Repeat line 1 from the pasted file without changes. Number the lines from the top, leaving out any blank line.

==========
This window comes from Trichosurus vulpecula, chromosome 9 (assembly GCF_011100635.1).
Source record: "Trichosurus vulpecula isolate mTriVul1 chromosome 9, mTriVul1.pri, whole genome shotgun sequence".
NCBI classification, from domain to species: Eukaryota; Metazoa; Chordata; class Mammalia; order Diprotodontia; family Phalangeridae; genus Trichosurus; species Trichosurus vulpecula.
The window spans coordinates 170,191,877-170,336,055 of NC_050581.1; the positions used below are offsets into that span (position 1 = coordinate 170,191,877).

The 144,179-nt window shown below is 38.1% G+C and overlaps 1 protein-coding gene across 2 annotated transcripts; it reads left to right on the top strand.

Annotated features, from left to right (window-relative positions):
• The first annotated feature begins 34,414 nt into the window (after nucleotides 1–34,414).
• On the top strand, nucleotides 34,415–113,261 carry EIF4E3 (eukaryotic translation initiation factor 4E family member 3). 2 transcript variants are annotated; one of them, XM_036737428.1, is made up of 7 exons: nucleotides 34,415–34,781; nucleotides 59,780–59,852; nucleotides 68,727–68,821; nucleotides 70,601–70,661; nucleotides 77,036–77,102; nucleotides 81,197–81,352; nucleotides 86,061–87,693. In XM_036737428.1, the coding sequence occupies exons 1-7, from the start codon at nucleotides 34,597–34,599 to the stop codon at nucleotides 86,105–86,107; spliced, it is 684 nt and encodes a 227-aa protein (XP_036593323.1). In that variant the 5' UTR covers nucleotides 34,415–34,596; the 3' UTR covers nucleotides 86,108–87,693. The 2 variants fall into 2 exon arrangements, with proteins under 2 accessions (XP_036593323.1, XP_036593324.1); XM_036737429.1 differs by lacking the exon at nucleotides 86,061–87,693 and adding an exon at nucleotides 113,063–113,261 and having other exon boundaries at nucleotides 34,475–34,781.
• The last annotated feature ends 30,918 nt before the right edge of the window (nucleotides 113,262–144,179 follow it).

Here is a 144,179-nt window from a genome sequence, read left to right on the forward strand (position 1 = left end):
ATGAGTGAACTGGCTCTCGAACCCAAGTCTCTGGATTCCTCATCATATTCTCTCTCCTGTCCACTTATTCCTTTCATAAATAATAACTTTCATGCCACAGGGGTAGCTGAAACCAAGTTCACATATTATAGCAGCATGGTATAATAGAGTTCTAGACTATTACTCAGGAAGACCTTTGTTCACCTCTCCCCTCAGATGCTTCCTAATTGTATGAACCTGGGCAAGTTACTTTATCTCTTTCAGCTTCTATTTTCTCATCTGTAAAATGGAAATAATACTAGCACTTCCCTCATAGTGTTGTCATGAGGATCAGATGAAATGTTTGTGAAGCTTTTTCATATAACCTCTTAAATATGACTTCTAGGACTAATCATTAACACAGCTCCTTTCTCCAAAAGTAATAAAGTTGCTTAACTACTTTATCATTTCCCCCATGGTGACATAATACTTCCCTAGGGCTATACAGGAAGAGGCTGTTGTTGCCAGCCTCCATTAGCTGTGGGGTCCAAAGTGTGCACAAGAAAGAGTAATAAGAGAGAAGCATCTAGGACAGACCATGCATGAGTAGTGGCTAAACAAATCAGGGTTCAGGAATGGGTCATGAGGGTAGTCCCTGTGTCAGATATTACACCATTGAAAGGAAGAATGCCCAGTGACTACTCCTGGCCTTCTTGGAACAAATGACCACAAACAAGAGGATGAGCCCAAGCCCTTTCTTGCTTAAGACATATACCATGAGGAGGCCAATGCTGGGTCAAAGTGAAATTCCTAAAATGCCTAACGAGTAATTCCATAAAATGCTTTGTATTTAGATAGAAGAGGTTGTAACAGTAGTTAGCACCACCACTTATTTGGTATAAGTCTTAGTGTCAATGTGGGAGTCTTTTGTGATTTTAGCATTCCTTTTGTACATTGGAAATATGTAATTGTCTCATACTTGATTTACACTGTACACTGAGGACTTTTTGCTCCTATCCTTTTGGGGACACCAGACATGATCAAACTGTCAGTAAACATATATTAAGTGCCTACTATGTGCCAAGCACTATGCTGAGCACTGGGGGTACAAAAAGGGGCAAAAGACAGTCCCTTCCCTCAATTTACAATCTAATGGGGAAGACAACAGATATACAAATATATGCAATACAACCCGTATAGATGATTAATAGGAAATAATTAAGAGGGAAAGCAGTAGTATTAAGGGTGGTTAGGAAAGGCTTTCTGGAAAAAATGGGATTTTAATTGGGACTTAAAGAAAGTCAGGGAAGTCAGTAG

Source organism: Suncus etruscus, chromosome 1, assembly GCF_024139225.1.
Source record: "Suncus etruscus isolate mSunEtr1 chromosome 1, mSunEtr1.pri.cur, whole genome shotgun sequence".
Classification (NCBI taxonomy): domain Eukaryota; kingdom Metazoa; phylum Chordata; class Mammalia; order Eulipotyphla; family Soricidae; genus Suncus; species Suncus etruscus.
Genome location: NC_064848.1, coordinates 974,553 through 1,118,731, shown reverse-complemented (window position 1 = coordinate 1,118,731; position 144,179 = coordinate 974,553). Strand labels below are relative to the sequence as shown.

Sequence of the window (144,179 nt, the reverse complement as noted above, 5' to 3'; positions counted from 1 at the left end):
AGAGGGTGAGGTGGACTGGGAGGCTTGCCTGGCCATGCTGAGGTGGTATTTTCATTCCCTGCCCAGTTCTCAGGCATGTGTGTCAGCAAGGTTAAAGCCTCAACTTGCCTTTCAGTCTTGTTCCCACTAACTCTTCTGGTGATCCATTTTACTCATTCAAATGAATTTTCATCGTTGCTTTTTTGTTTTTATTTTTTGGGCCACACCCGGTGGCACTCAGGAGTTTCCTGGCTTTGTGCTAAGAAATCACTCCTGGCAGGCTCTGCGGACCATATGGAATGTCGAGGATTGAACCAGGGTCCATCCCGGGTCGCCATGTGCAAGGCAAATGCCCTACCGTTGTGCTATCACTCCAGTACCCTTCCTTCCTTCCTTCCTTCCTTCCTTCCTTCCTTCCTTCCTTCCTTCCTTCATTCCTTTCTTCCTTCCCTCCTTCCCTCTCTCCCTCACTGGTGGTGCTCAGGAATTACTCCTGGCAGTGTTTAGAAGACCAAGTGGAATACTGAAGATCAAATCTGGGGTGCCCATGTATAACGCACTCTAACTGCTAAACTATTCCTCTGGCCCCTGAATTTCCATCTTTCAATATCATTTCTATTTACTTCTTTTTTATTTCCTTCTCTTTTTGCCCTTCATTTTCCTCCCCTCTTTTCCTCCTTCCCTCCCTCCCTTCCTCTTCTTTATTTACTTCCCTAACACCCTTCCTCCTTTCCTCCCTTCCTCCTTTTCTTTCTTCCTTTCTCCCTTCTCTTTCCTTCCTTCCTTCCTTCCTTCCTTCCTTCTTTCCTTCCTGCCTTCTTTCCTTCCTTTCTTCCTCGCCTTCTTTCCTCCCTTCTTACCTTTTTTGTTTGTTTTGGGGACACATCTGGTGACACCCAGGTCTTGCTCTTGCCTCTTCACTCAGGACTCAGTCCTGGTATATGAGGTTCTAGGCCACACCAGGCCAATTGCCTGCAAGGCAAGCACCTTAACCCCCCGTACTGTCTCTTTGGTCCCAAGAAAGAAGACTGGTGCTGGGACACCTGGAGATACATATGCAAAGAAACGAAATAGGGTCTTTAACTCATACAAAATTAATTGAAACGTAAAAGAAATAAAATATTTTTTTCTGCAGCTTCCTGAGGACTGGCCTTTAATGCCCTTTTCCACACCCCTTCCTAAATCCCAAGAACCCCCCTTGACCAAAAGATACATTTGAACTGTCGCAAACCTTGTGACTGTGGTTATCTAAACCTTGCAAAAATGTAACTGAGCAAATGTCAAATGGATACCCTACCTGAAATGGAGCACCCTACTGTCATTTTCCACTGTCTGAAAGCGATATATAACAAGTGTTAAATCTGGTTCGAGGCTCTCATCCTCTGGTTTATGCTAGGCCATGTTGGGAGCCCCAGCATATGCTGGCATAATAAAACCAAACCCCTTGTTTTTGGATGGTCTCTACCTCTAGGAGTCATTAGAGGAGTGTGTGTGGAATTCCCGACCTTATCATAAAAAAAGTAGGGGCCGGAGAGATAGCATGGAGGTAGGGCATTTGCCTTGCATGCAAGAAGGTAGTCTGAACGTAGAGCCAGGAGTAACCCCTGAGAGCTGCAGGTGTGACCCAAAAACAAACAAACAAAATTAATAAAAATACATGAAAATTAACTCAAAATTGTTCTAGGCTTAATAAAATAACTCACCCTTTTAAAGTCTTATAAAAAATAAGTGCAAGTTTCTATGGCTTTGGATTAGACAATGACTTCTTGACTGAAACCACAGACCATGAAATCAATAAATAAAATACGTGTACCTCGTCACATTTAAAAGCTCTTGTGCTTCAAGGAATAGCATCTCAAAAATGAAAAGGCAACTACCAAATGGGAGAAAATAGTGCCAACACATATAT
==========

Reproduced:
This window comes from Trichosurus vulpecula, chromosome 9 (assembly GCF_011100635.1).